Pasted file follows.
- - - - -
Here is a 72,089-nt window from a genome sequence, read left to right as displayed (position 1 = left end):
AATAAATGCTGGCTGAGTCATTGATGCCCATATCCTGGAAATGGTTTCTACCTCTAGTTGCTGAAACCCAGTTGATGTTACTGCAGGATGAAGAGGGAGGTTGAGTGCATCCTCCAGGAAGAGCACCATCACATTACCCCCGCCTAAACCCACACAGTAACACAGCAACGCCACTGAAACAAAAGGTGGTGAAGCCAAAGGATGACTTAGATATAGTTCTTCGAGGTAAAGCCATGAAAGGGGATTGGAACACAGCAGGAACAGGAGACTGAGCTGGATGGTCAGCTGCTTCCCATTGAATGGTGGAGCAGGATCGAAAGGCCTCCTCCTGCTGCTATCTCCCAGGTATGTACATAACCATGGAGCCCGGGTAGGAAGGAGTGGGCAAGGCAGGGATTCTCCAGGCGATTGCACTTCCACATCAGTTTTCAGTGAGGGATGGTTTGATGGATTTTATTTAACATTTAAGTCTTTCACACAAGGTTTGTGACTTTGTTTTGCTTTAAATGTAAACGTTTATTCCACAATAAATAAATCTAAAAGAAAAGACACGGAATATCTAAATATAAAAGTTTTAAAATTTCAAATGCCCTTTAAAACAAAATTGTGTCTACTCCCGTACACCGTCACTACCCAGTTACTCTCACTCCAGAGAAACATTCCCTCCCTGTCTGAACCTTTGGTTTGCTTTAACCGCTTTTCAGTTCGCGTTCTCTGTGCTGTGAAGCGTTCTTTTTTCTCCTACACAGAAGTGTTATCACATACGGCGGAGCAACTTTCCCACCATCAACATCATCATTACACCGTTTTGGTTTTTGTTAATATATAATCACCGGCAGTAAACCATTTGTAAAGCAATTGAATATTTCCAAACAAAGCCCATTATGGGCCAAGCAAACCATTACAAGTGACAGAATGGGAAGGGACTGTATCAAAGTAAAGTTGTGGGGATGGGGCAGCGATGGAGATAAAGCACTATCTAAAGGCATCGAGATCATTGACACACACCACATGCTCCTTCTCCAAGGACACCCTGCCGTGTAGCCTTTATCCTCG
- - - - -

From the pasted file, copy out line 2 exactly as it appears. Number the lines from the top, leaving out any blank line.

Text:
AATAAATGCTGGCTGAGTCATTGATGCCCATATCCTGGAAATGGTTTCTACCTCTAGTTGCTGAAACCCAGTTGATGTTACTGCAGGATGAAGAGGGAGGTTGAGTGCATCCTCCAGGAAGAGCACCATCACATTACCCCCGCCTAAACCCACACAGTAACACAGCAACGCCACTGAAACAAAAGGTGGTGAAGCCAAAGGATGACTTAGATATAGTTCTTCGAGGTAAAGCCATGAAAGGGGATTGGAACACAGCAGGAACAGGAGACTGAGCTGGATGGTCAGCTGCTTCCCATTGAATGGTGGAGCAGGATCGAAAGGCCTCCTCCTGCTGCTATCTCCCAGGTATGTACATAACCATGGAGCCCGGGTAGGAAGGAGTGGGCAAGGCAGGGATTCTCCAGGCGATTGCACTTCCACATCAGTTTTCAGTGAGGGATGGTTTGATGGATTTTATTTAACATTTAAGTCTTTCACACAAGGTTTGTGACTTTGTTTTGCTTTAAATGTAAACGTTTATTCCACAATAAATAAATCTAAAAGAAAAGACACGGAATATCTAAATATAAAAGTTTTAAAATTTCAAATGCCCTTTAAAACAAAATTGTGTCTACTCCCGTACACCGTCACTACCCAGTTACTCTCACTCCAGAGAAACATTCCCTCCCTGTCTGAACCTTTGGTTTGCTTTAACCGCTTTTCAGTTCGCGTTCTCTGTGCTGTGAAGCGTTCTTTTTTCTCCTACACAGAAGTGTTATCACATACGGCGGAGCAACTTTCCCACCATCAACATCATCATTACACCGTTTTGGTTTTTGTTAATATATAATCACCGGCAGTAAACCATTTGTAAAGCAATTGAATATTTCCAAACAAAGCCCATTATGGGCCAAGCAAACCATTACAAGTGACAGAATGGGAAGGGACTGTATCAAAGTAAAGTTGTGGGGATGGGGCAGCGATGGAGATAAAGCACTATCTAAAGGCATCGAGATCATTGACACACACCACATGCTCCTTCTCCAAGGACACCCTGCCGTGTAGCCTTTATCCTCG